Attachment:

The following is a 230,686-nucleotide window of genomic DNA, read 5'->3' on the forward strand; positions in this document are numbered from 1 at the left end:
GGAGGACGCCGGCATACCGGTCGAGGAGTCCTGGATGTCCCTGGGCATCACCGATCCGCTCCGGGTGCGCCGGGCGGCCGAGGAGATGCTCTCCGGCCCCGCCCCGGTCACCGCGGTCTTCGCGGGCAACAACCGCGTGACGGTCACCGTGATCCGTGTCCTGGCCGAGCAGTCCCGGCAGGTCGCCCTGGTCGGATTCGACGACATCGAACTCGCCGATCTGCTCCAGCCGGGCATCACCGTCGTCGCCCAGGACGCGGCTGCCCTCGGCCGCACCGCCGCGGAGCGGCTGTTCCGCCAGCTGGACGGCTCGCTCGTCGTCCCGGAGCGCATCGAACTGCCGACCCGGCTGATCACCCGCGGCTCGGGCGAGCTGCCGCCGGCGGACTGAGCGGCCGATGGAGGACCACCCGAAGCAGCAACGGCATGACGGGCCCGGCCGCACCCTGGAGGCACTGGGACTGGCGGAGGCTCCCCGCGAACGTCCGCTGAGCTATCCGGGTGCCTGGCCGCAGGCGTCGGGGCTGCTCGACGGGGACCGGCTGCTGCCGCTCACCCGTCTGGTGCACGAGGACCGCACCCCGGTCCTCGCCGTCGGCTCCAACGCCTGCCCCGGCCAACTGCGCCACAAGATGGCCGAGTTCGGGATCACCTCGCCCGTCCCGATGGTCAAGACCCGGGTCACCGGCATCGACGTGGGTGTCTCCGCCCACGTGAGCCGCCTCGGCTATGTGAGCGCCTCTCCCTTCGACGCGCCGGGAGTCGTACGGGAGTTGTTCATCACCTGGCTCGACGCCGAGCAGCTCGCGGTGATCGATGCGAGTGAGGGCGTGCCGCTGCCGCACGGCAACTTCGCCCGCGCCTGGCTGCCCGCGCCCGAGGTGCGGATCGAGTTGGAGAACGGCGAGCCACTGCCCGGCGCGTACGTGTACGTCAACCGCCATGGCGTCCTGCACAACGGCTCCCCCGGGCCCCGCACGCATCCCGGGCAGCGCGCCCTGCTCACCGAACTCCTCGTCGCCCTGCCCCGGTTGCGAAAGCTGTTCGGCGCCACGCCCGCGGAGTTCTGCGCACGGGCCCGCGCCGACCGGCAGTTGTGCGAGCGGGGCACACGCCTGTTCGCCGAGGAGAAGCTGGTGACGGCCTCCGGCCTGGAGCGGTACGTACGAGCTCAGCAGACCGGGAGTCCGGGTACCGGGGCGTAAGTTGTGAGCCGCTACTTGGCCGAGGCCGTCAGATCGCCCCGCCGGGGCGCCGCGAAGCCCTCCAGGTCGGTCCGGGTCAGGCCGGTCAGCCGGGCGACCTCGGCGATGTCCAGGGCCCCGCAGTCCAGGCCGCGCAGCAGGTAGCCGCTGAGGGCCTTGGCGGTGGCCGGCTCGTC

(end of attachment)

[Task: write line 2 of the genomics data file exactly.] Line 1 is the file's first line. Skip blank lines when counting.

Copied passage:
GGAGGACGCCGGCATACCGGTCGAGGAGTCCTGGATGTCCCTGGGCATCACCGATCCGCTCCGGGTGCGCCGGGCGGCCGAGGAGATGCTCTCCGGCCCCGCCCCGGTCACCGCGGTCTTCGCGGGCAACAACCGCGTGACGGTCACCGTGATCCGTGTCCTGGCCGAGCAGTCCCGGCAGGTCGCCCTGGTCGGATTCGACGACATCGAACTCGCCGATCTGCTCCAGCCGGGCATCACCGTCGTCGCCCAGGACGCGGCTGCCCTCGGCCGCACCGCCGCGGAGCGGCTGTTCCGCCAGCTGGACGGCTCGCTCGTCGTCCCGGAGCGCATCGAACTGCCGACCCGGCTGATCACCCGCGGCTCGGGCGAGCTGCCGCCGGCGGACTGAGCGGCCGATGGAGGACCACCCGAAGCAGCAACGGCATGACGGGCCCGGCCGCACCCTGGAGGCACTGGGACTGGCGGAGGCTCCCCGCGAACGTCCGCTGAGCTATCCGGGTGCCTGGCCGCAGGCGTCGGGGCTGCTCGACGGGGACCGGCTGCTGCCGCTCACCCGTCTGGTGCACGAGGACCGCACCCCGGTCCTCGCCGTCGGCTCCAACGCCTGCCCCGGCCAACTGCGCCACAAGATGGCCGAGTTCGGGATCACCTCGCCCGTCCCGATGGTCAAGACCCGGGTCACCGGCATCGACGTGGGTGTCTCCGCCCACGTGAGCCGCCTCGGCTATGTGAGCGCCTCTCCCTTCGACGCGCCGGGAGTCGTACGGGAGTTGTTCATCACCTGGCTCGACGCCGAGCAGCTCGCGGTGATCGATGCGAGTGAGGGCGTGCCGCTGCCGCACGGCAACTTCGCCCGCGCCTGGCTGCCCGCGCCCGAGGTGCGGATCGAGTTGGAGAACGGCGAGCCACTGCCCGGCGCGTACGTGTACGTCAACCGCCATGGCGTCCTGCACAACGGCTCCCCCGGGCCCCGCACGCATCCCGGGCAGCGCGCCCTGCTCACCGAACTCCTCGTCGCCCTGCCCCGGTTGCGAAAGCTGTTCGGCGCCACGCCCGCGGAGTTCTGCGCACGGGCCCGCGCCGACCGGCAGTTGTGCGAGCGGGGCACACGCCTGTTCGCCGAGGAGAAGCTGGTGACGGCCTCCGGCCTGGAGCGGTACGTACGAGCTCAGCAGACCGGGAGTCCGGGTACCGGGGCGTAAGTTGTGAGCCGCTACTTGGCCGAGGCCGTCAGATCGCCCCGCCGGGGCGCCGCGAAGCCCTCCAGGTCGGTCCGGGTCAGGCCGGTCAGCCGGGCGACCTCGGCGATGTCCAGGGCCCCGCAGTCCAGGCCGCGCAGCAGGTAGCCGCTGAGGGCCTTGGCGGTGGCCGGCTCGTC